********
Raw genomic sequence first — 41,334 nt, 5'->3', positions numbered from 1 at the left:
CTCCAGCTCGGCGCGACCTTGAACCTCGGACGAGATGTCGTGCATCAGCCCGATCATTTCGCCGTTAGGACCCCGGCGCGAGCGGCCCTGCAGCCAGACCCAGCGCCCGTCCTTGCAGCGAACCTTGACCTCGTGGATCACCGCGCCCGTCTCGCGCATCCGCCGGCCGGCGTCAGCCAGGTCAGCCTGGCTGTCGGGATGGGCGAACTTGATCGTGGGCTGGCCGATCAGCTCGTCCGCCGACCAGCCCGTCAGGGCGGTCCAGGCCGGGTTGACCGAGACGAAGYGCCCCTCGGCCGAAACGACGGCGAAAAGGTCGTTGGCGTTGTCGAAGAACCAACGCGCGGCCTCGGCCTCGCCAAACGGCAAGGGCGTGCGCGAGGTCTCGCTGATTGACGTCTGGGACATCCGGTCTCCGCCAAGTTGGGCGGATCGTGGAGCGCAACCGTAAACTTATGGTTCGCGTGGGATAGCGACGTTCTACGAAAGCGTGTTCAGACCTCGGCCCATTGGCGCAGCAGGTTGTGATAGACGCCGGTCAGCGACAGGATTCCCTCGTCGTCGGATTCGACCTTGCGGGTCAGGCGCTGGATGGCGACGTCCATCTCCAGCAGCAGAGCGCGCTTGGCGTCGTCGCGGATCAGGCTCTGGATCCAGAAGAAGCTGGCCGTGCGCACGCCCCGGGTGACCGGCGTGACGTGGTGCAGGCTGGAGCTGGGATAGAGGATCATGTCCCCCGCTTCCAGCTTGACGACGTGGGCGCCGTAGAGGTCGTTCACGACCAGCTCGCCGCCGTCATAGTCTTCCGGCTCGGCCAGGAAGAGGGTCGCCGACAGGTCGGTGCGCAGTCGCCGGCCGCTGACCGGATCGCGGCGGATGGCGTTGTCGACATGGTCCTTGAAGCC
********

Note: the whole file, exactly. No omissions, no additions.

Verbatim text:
Raw genomic sequence first — 41,334 nt, 5'->3', positions numbered from 1 at the left:
CTCCAGCTCGGCGCGACCTTGAACCTCGGACGAGATGTCGTGCATCAGCCCGATCATTTCGCCGTTAGGACCCCGGCGCGAGCGGCCCTGCAGCCAGACCCAGCGCCCGTCCTTGCAGCGAACCTTGACCTCGTGGATCACCGCGCCCGTCTCGCGCATCCGCCGGCCGGCGTCAGCCAGGTCAGCCTGGCTGTCGGGATGGGCGAACTTGATCGTGGGCTGGCCGATCAGCTCGTCCGCCGACCAGCCCGTCAGGGCGGTCCAGGCCGGGTTGACCGAGACGAAGYGCCCCTCGGCCGAAACGACGGCGAAAAGGTCGTTGGCGTTGTCGAAGAACCAACGCGCGGCCTCGGCCTCGCCAAACGGCAAGGGCGTGCGCGAGGTCTCGCTGATTGACGTCTGGGACATCCGGTCTCCGCCAAGTTGGGCGGATCGTGGAGCGCAACCGTAAACTTATGGTTCGCGTGGGATAGCGACGTTCTACGAAAGCGTGTTCAGACCTCGGCCCATTGGCGCAGCAGGTTGTGATAGACGCCGGTCAGCGACAGGATTCCCTCGTCGTCGGATTCGACCTTGCGGGTCAGGCGCTGGATGGCGACGTCCATCTCCAGCAGCAGAGCGCGCTTGGCGTCGTCGCGGATCAGGCTCTGGATCCAGAAGAAGCTGGCCGTGCGCACGCCCCGGGTGACCGGCGTGACGTGGTGCAGGCTGGAGCTGGGATAGAGGATCATGTCCCCCGCTTCCAGCTTGACGACGTGGGCGCCGTAGAGGTCGTTCACGACCAGCTCGCCGCCGTCATAGTCTTCCGGCTCGGCCAGGAAGAGGGTCGCCGACAGGTCGGTGCGCAGTCGCCGGCCGCTGACCGGATCGCGGCGGATGGCGTTGTCGACATGGTCCTTGAAGCC